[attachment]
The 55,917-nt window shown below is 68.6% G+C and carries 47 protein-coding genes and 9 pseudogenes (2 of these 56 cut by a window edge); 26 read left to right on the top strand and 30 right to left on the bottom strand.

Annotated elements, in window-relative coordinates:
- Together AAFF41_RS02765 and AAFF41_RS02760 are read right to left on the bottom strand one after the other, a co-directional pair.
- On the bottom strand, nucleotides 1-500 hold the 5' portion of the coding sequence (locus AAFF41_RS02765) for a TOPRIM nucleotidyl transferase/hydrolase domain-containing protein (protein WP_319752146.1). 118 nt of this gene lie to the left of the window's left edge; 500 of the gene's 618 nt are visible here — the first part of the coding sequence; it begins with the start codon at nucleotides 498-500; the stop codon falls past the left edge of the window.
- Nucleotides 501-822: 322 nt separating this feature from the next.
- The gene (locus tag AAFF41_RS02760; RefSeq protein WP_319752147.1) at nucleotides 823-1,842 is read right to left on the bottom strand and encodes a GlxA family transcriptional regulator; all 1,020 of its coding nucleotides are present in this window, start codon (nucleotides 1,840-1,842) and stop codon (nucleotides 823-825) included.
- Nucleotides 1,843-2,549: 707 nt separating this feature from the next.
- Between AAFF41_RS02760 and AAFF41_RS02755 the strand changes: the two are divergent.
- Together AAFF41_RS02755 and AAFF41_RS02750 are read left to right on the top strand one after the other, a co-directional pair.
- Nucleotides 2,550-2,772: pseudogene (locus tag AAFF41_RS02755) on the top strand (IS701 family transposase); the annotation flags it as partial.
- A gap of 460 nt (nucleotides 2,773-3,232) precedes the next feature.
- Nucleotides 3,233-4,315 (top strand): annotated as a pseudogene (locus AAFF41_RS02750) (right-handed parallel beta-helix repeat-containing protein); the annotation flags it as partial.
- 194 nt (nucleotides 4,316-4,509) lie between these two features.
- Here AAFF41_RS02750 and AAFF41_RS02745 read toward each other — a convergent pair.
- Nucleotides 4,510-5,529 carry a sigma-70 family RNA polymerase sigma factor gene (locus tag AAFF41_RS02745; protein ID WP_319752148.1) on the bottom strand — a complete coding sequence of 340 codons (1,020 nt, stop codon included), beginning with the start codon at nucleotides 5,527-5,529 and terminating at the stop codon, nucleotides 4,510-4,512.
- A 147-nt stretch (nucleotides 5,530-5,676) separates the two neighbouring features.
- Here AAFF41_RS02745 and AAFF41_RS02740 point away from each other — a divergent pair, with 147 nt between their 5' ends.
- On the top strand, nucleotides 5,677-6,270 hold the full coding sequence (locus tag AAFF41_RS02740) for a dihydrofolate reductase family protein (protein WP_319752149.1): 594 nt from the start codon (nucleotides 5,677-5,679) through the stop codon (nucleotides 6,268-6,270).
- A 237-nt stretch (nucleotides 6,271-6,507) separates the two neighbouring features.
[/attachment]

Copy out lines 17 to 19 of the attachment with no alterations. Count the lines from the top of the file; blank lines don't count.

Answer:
- Here AAFF41_RS02745 and AAFF41_RS02740 point away from each other — a divergent pair, with 147 nt between their 5' ends.
- On the top strand, nucleotides 5,677-6,270 hold the full coding sequence (locus tag AAFF41_RS02740) for a dihydrofolate reductase family protein (protein WP_319752149.1): 594 nt from the start codon (nucleotides 5,677-5,679) through the stop codon (nucleotides 6,268-6,270).
- A 237-nt stretch (nucleotides 6,271-6,507) separates the two neighbouring features.